RALEIGH, N.C. (WNCN) – Following a new report showing the state is expected to take in about $6.2 billion more than anticipated in the current two-year budget, some Republican leaders in the General Assembly signaled support for additional pay raises for state workers, citing inflation.

The consensus revenue forecast released Monday by the legislature’s non-partisan fiscal research division and the Office of State Budget and Management showed revenue collections will be about $4.24 billion higher than originally expected in the current fiscal year and almost $2 billion higher the next year. 

Despite the nation’s inflation rate hitting 8.5 percent in March, a 40-year high, consumer spending outpaced that. Additionally, the report noted stronger than expected job gains. 

“Record-breaking stock market returns and corporate profits in 2021 were also unanticipated and generated significant revision to the forecast,” the researchers also said. 

What to do with the additional money will be one of the main questions the General Assembly will address when lawmakers return to Raleigh next week. 

In the budget that Republicans negotiated with Gov. Roy Cooper (D), they included pay raises of 5 percent for most state employees over two years as well as an average 5 percent raise for teachers in that two-year period. 

“We shouldn’t thump our chest on a 5 percent pay increase to teachers when you have inflation at eight-and-a-half percent,” said Rep. John Torbett (R-Gaston) during a legislative committee meeting Monday. “The 5 percent increase really is a negative by the time everything else comes out. So, we’re fully, extremely cognizant of all of that.”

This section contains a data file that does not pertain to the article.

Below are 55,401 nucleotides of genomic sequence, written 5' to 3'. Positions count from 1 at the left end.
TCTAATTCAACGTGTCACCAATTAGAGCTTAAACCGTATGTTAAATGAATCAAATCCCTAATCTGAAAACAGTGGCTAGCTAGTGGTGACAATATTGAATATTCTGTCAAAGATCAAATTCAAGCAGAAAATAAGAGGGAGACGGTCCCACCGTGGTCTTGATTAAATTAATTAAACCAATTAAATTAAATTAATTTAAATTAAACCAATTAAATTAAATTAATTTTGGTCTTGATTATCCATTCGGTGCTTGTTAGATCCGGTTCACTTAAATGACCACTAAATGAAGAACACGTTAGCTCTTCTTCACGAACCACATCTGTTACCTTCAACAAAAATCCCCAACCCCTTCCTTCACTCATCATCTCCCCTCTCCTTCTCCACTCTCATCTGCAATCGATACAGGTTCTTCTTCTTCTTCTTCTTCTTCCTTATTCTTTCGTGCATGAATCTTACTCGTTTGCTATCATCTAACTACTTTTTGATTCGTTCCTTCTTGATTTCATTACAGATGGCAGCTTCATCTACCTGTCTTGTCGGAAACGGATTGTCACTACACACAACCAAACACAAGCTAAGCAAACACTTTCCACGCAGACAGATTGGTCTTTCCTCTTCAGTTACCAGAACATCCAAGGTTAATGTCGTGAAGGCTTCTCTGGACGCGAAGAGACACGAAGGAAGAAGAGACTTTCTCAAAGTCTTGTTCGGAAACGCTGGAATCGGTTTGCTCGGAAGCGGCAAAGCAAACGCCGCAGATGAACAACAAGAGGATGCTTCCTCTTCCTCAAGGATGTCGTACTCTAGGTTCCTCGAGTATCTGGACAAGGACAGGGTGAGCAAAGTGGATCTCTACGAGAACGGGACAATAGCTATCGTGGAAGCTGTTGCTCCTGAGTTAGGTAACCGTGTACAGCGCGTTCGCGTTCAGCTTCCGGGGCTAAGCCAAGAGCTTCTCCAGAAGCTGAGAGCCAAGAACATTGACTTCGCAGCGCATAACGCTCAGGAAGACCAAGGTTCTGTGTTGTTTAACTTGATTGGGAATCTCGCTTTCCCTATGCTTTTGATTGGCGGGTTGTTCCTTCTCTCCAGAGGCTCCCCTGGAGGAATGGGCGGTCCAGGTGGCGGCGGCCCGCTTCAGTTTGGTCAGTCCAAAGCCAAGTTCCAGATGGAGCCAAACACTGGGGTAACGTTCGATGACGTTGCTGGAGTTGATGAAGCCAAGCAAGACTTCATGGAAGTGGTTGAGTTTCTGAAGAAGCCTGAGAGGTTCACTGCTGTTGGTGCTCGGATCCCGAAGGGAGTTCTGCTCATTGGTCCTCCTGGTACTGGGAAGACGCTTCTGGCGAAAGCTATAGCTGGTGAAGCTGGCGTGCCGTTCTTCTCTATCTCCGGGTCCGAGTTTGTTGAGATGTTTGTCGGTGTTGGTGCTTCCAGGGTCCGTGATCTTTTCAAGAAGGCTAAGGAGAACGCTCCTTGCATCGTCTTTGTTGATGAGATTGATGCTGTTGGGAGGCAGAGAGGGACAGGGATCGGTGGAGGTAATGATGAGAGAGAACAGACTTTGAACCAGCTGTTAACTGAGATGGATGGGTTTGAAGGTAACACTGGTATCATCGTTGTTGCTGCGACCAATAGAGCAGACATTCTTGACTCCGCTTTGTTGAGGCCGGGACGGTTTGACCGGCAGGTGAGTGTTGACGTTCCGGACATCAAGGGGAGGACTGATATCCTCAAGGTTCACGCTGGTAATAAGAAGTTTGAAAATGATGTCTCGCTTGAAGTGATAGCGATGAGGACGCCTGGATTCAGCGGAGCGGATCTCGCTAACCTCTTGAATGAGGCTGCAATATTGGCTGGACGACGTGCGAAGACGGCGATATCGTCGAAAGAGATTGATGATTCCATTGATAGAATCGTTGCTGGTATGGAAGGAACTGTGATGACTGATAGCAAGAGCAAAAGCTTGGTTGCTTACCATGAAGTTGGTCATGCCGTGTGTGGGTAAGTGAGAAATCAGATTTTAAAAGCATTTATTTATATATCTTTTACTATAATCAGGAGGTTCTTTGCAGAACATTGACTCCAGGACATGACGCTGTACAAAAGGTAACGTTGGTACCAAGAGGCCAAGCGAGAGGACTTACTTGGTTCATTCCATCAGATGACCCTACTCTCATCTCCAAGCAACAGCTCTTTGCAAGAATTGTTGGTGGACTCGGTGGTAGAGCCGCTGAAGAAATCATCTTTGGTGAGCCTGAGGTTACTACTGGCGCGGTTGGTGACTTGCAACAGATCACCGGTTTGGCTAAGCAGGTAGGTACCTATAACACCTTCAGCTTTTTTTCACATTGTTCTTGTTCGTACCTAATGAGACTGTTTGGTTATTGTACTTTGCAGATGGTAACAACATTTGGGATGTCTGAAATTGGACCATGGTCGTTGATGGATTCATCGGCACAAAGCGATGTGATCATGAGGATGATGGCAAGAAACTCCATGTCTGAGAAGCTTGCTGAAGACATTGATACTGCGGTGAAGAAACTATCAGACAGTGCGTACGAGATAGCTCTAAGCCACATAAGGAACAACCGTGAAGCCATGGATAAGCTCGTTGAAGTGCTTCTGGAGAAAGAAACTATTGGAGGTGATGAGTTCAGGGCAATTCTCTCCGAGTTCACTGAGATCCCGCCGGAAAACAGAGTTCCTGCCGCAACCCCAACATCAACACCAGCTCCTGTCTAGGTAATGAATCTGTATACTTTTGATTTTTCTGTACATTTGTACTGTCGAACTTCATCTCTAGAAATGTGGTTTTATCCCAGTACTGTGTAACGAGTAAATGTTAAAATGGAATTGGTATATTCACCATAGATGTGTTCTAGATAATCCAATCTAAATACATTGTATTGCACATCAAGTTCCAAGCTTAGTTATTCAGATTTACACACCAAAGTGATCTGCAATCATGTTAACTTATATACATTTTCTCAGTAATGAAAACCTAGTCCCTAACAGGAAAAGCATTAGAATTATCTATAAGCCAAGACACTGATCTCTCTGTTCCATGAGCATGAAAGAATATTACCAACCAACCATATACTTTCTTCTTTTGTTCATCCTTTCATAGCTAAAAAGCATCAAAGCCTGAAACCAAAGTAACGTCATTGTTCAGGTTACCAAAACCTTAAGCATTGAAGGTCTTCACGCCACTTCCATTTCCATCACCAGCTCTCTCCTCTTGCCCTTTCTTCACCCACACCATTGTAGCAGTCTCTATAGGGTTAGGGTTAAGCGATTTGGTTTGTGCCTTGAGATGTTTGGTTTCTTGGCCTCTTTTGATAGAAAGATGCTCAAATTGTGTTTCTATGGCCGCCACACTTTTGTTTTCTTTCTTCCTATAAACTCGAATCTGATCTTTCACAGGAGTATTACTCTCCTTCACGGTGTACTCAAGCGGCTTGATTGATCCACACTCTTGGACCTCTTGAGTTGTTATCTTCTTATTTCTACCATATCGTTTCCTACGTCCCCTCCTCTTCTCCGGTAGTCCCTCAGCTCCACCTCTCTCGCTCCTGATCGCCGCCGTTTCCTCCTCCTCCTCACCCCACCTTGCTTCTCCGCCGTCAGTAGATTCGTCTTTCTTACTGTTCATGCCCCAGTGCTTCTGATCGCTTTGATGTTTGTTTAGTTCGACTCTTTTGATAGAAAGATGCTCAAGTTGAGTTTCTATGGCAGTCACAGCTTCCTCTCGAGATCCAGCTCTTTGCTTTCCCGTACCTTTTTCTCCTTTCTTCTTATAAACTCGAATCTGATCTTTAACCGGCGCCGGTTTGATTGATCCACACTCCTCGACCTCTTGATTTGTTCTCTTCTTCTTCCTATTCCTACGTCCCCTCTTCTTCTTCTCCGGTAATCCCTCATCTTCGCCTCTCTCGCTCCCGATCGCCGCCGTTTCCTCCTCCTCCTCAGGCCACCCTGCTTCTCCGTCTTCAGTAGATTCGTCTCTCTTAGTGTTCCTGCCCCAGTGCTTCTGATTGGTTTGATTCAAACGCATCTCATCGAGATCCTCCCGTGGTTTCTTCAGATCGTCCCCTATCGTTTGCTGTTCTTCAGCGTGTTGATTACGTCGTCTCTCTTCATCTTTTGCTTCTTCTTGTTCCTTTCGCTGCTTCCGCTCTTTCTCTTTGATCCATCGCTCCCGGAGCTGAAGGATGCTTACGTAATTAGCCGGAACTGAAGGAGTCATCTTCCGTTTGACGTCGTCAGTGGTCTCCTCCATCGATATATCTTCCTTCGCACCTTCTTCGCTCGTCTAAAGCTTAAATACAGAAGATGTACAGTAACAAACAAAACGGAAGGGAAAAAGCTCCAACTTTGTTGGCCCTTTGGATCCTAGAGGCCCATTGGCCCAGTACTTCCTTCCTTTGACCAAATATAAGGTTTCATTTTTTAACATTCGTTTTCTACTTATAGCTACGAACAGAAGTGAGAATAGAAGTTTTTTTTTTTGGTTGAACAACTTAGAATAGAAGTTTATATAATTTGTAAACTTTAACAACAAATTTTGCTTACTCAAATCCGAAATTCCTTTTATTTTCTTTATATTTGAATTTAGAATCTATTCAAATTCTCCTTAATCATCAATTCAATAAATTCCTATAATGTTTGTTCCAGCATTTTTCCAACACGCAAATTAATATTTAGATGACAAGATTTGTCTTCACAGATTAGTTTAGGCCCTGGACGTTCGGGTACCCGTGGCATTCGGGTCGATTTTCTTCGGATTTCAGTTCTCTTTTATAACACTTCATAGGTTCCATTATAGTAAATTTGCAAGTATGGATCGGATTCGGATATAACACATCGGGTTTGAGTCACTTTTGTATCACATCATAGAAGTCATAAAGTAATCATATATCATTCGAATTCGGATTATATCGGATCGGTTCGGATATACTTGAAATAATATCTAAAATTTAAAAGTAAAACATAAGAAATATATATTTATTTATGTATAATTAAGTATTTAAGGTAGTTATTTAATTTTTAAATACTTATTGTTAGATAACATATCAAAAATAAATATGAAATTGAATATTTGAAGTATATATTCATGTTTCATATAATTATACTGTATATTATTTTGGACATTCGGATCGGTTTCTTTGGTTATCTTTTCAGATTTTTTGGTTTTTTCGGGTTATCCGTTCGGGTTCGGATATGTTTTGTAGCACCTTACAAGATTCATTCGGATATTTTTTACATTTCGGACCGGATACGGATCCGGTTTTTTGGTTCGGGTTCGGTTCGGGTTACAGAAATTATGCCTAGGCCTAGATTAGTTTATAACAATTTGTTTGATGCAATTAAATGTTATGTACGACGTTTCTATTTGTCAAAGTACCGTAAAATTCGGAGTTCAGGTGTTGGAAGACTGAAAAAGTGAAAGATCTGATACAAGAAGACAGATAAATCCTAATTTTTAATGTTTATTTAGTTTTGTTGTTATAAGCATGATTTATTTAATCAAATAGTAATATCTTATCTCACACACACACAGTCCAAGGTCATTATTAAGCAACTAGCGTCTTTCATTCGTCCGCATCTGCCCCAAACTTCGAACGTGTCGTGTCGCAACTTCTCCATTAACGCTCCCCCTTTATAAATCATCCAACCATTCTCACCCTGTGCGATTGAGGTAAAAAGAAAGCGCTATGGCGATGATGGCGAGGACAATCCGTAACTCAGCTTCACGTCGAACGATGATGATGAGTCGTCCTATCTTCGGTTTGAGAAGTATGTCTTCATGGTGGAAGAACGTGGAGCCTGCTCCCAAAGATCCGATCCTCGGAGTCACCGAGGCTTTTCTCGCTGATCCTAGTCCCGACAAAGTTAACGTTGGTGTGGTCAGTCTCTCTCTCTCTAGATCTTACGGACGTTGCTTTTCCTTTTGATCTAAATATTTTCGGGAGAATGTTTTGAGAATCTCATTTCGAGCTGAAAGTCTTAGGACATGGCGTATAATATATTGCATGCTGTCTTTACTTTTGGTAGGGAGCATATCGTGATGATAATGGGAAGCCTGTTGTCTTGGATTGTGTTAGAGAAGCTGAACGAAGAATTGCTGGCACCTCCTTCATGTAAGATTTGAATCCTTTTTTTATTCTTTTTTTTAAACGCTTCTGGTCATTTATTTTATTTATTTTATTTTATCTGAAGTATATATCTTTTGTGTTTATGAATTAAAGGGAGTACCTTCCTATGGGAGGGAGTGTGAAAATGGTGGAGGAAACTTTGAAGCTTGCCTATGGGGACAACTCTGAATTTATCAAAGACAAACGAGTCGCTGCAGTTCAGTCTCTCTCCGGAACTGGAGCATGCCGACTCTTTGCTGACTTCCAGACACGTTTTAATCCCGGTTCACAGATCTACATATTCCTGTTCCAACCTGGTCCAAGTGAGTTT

Rep. Jason Saine (R-Lincoln) said in an interview Tuesday that “a portion” of the increased revenue “will certainly go for” additional raises for state workers. He said legislative leaders were still in talks about specifics. 

“We’re all living in the Biden economy and the inflation that’s coming along with it. We understand that. We’re more than aware,” he said. 

Ardis Watkins, executive director of the State Employees Association of North Carolina, said state agencies are struggling to fill positions as salaries fall behind what the private sector is offering. 

“No question about it. State government has got to come through with some meaningful raises like most employers are right now,” she said. “State employee salaries have not been able to keep up with the market ever. Now, they’ve just lost more ground to private sector jobs. So, we can’t fill those jobs right now. There’s literally a 30 percent vacancy rate.” 

The news of the additional revenue also comes as a case is pending before the state Supreme Court related to funding for education. Last year, Superior Court Judge David Lee ordered the state to transfer about $1.7 billion to state agencies to fund two years of the so-called Leandro plan, which is aimed at improving education. Republicans in the legislature have appealed that decision, saying the judge’s order is unconstitutional. 

A different judge last month found the state underfunded the plan by about $785 million. 

Rep. Brandon Lofton (D-Mecklenburg) said state leaders should use some of the additional revenue to fully fund the plan.  

“My own son is trying to learn Spanish right now without a Spanish teacher in his classroom,” he said. “I think the first thing we have to consider is: are we meeting the needs of our state? Clearly, we are not.” 

The budget that passed last year also included tax cuts for individuals and businesses that are phased in over the next several years.  

When asked if Republicans will consider trying to cut taxes further or accelerate the timeline of those tax cuts, Rep. Saine said, “It might be something we talk about, but nothing for certain at this point.” 

The consensus revenue forecast also highlighted “significant headwinds” the state could face, including “an elevated risk of recession” brought on by conflict overseas and actions by the Fed to increase interest rates in an effort to combat inflation. 

“Despite this risk, the forecast for the upcoming fiscal year does not foresee a near-term recession,” the report states. 

Rep. Saine said, “It is top of mind for certain. We’re looking down the road just like everyone else as far as it can’t always last forever.”